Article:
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B4 1950s Convery

Page history last edited by MArmstrong2012@yahoo.com 9 years, 12 months ago

Mary Armstrong, Meghan Jacobs    , Michelle Black                

  

 

 

MYP Unit Question: How did culture, events and leadership shape and reflect post-WWII America?

 

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      During the 1950’s an understanding of America’s economy dawned on Americans which led to the success of the American economy during the 1950’s. In this time period America’s economy was one of the strongest in the world. 

     Exports were at a high point and were still increasing.  Their value being higher than the value of imports, meaning there was a trade surplus. The 1950s: Business and the Economy: Overview states that “People all over the world were willing to buy the products American workers produced; automobiles, electronics, furniture, chemicals, glass, metals—anything bearing a tag that read "Made in the U.S.A."—were respected internationally for their quality and reliability (American Decades).”

     During the 1950’s there was more government involvement in the economy and an increase in the confidence of businesses that any problem could be solved quickly. For example, congress passed antitrust regulations to keep corporate from taking over in the market place. However, the increase in government involvement also had a negative side. It increased taxes and also created rising taxes, inflation. 

     The government during this time period was afraid that the labor unions would become infested with communists because of this they passed allowing the removal of communists. Labor union power was kept to a minimum so they would not shut down key U.S. industries.  Presidents (Dwight D. Eisenhower and Harry S. Truman), knowing this, did not hesitate to bring in troops to break up strikes (American Decades). The gross national product because of this soared reaching 28.7%.

 

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      It was in the 1950’s that people began to consider it took more than a little education to face the challenges of the day. Education during this decade was highly impacted by racial problems, McCarthyism, the Cold War, and budget shortages. Education was redefined by Americans and expanded on more than reading, writing, and arithmetic.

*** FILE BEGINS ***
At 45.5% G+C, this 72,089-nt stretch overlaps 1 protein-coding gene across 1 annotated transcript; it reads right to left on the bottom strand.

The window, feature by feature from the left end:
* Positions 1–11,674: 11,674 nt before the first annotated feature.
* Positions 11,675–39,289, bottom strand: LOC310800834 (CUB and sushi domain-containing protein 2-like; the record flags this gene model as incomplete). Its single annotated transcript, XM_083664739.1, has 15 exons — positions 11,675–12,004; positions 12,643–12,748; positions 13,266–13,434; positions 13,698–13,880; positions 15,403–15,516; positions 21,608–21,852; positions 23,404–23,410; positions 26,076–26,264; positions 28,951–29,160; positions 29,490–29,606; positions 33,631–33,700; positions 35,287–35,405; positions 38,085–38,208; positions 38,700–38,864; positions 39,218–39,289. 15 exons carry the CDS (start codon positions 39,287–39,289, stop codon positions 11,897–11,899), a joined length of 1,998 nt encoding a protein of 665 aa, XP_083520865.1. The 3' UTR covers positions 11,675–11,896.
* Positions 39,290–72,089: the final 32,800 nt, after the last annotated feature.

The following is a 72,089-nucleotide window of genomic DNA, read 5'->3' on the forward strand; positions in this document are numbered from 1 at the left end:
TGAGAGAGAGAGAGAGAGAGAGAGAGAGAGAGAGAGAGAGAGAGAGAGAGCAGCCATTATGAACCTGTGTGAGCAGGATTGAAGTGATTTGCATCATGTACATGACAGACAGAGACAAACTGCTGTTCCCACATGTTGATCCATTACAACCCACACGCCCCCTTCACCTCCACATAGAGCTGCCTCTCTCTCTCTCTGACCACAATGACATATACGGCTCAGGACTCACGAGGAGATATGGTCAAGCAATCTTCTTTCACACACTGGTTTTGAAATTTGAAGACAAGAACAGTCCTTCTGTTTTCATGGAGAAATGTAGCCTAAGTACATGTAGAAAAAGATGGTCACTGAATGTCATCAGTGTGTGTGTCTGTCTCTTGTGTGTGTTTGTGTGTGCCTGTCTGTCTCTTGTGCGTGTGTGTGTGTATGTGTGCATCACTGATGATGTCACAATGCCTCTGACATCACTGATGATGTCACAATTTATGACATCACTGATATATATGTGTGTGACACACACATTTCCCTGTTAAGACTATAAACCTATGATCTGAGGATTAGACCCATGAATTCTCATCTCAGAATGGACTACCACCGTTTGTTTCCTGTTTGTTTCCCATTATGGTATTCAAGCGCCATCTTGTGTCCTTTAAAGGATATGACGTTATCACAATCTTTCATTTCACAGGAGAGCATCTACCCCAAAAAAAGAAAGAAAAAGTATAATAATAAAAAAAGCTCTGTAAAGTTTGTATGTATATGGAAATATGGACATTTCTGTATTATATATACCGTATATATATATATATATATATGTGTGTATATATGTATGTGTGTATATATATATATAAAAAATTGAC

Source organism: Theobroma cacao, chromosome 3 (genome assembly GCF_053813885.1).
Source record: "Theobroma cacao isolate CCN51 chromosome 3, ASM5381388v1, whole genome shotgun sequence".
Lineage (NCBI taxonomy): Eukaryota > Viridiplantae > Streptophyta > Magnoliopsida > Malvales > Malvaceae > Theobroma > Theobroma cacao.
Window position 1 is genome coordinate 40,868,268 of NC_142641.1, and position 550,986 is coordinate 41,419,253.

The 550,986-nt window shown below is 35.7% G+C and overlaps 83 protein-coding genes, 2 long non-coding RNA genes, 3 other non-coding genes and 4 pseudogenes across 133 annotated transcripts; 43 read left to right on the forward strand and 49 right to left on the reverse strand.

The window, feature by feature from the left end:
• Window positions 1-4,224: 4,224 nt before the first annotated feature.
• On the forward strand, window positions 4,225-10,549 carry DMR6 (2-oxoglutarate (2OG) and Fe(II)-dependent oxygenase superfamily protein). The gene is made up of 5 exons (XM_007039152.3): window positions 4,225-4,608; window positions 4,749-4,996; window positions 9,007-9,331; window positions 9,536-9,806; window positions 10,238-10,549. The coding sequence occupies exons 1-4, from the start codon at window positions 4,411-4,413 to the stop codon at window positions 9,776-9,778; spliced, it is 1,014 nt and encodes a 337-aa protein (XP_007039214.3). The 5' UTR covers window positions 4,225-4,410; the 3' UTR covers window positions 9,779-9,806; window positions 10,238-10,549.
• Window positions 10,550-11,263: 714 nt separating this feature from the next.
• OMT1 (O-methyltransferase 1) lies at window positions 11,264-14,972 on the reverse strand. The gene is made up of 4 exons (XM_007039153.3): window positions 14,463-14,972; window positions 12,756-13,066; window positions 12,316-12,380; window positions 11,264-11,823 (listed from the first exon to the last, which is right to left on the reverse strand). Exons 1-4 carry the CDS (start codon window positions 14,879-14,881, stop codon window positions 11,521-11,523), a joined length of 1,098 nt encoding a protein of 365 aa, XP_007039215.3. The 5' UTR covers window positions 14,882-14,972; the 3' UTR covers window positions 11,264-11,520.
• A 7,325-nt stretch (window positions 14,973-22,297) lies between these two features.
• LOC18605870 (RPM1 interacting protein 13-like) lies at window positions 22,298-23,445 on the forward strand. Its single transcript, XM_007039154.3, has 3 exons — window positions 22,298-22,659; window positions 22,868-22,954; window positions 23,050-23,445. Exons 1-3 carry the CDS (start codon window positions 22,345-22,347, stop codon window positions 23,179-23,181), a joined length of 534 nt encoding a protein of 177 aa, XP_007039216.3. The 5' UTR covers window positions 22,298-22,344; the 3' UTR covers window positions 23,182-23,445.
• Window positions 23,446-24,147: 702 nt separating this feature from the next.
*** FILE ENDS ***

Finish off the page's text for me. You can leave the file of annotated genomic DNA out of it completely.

School attendance increased 30% in the 1950’s as a result of the baby boomers.  A record was set in the 1959-1960 school year as 2 million new students entered school. In early years of the decade college enrollment showed a decrease as young men were called to fight in the Korean War.  The biggest college enrollment occurred in the year 1956 with 450,000 students. Seeing as there was a dramatic increase in students there was a shortage in teachers and school resources. There was a 345,000 shortage of classrooms in 1953 which lead to overcrowding in schools. Many students attended schools that did not meet safety requirements. Still after a rush to fill the shortages, the number of people wanting education exceeded resources.

                If a person walked into a classroom in the 1950’s they would hear daily bible readings and religious instruction as part of the curriculum. However, people began to question this and debates erupted over funding and the separation of the church. Pennsylvania was the first to ban Bible reading in public classrooms.

                In 1957 the national pride and sense of security took a hit, as the Sputnik was launched in space. Since the soviets were first in space it reflected that their education surpassed America’s. There was a renewed emphasis on applied sciences like physics, chemistry, biology, and engineering.